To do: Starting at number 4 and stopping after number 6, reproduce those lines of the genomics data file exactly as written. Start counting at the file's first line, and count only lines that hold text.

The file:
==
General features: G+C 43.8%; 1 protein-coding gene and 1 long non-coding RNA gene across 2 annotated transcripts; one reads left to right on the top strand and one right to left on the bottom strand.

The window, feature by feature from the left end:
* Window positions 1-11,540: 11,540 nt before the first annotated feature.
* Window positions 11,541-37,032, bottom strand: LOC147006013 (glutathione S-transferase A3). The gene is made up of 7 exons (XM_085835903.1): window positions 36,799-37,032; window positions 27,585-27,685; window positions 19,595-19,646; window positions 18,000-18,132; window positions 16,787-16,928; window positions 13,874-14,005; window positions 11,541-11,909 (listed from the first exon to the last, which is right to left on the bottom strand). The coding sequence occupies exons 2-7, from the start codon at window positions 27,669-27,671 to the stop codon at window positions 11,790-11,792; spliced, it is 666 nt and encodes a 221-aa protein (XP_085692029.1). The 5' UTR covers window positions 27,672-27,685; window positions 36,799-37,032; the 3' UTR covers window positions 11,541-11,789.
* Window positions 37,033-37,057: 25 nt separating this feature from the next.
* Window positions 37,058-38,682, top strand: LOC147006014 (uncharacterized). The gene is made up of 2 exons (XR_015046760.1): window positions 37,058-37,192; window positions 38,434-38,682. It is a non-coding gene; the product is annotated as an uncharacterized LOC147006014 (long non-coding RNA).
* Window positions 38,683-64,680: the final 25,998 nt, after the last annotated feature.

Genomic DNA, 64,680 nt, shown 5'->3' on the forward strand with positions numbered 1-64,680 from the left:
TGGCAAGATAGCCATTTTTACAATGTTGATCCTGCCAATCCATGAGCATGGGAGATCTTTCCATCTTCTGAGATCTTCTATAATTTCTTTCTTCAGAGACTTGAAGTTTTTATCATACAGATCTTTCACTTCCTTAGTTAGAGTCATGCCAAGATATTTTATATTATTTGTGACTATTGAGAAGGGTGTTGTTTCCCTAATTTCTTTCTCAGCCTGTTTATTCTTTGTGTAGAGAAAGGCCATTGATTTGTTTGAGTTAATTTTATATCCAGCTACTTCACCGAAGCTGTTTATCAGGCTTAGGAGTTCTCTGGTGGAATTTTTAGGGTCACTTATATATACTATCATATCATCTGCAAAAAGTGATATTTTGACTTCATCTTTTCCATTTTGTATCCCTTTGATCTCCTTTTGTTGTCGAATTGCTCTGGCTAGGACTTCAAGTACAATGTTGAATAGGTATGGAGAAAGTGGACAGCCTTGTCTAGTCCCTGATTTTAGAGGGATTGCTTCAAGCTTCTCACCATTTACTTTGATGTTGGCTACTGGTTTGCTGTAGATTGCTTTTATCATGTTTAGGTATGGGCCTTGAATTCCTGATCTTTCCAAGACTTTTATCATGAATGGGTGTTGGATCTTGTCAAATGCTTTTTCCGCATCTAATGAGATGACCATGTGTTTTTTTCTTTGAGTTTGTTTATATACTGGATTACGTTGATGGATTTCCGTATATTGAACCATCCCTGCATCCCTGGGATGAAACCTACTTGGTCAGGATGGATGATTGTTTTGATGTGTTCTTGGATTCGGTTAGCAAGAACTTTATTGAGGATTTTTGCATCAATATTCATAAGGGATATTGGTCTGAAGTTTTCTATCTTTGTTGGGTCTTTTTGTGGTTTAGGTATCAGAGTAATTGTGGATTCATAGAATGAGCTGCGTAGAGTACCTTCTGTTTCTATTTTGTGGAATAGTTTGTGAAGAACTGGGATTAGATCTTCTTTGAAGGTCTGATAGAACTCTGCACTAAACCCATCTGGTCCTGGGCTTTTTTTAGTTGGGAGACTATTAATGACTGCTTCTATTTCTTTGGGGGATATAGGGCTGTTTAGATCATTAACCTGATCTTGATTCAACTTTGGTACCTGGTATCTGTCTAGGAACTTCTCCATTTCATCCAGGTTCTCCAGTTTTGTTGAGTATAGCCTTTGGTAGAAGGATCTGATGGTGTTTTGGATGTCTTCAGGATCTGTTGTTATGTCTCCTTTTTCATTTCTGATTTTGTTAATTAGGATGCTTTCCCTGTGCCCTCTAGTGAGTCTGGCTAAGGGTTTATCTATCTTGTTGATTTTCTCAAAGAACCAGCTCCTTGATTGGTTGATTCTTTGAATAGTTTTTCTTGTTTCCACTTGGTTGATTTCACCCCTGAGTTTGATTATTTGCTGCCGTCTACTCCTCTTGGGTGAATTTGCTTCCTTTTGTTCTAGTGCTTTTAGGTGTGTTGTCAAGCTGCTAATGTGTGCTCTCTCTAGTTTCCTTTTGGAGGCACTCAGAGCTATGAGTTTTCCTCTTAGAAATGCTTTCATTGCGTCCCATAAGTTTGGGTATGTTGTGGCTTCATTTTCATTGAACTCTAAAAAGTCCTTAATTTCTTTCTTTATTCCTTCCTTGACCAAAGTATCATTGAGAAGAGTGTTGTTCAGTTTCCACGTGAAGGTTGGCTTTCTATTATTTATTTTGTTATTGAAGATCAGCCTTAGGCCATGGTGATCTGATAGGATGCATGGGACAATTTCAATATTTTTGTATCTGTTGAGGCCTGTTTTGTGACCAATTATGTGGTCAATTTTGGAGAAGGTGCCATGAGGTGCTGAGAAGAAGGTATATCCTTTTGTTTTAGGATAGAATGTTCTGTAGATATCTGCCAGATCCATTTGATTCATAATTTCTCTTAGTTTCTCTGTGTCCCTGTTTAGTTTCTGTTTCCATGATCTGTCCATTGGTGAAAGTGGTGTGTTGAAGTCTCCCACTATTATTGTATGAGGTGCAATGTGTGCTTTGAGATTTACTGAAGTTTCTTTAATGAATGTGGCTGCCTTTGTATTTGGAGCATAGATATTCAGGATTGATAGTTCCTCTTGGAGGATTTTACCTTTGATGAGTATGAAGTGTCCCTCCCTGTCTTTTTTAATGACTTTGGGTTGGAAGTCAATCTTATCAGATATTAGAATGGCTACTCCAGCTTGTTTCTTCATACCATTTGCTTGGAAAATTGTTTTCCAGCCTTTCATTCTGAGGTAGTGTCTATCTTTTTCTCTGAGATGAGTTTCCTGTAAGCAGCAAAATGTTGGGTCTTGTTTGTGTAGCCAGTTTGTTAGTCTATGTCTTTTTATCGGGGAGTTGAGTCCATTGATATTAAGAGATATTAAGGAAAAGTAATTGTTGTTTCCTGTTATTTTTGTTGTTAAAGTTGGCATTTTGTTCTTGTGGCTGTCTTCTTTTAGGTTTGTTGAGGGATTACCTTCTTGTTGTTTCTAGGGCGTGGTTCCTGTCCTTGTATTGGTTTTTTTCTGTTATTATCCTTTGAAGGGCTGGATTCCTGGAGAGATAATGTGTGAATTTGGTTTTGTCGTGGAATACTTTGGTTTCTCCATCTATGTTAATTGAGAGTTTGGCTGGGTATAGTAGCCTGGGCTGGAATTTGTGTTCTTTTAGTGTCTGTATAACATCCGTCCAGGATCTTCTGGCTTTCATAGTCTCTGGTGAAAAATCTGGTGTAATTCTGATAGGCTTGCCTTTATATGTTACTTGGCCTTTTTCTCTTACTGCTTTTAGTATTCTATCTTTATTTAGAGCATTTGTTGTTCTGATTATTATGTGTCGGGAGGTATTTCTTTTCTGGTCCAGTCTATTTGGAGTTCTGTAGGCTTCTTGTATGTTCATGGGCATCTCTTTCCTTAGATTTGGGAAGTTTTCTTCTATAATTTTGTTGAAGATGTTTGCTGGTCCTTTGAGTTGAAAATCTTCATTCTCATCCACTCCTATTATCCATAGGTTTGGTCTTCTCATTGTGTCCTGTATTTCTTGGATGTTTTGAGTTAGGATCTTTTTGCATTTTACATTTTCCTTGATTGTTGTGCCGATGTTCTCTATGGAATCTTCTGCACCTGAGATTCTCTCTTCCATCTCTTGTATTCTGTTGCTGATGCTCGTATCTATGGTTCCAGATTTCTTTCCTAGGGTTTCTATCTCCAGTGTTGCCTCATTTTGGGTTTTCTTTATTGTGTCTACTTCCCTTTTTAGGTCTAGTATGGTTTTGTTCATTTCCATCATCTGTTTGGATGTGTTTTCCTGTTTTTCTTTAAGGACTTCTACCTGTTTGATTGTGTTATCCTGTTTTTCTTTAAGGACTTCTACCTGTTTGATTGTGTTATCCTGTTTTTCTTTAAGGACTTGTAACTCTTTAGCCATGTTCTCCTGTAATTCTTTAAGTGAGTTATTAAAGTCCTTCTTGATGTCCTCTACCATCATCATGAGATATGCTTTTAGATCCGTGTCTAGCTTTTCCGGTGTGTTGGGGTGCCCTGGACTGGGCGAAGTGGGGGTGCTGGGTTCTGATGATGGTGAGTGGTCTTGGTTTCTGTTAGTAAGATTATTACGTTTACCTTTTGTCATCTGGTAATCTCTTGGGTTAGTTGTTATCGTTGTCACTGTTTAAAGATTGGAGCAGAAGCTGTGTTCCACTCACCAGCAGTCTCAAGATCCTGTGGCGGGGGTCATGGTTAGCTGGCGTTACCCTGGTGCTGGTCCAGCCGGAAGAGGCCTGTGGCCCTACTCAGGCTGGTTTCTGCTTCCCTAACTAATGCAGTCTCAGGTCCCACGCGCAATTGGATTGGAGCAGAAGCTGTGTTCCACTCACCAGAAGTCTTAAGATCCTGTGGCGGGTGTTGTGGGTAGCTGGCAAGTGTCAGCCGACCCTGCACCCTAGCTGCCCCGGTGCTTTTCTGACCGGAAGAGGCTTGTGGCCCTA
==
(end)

* Window positions 11,541-37,032, bottom strand: LOC147006013 (glutathione S-transferase A3). The gene is made up of 7 exons (XM_085835903.1): window positions 36,799-37,032; window positions 27,585-27,685; window positions 19,595-19,646; window positions 18,000-18,132; window positions 16,787-16,928; window positions 13,874-14,005; window positions 11,541-11,909 (listed from the first exon to the last, which is right to left on the bottom strand). The coding sequence occupies exons 2-7, from the start codon at window positions 27,669-27,671 to the stop codon at window positions 11,790-11,792; spliced, it is 666 nt and encodes a 221-aa protein (XP_085692029.1). The 5' UTR covers window positions 27,672-27,685; window positions 36,799-37,032; the 3' UTR covers window positions 11,541-11,789.
* Window positions 37,033-37,057: 25 nt separating this feature from the next.
* Window positions 37,058-38,682, top strand: LOC147006014 (uncharacterized). The gene is made up of 2 exons (XR_015046760.1): window positions 37,058-37,192; window positions 38,434-38,682. It is a non-coding gene; the product is annotated as an uncharacterized LOC147006014 (long non-coding RNA).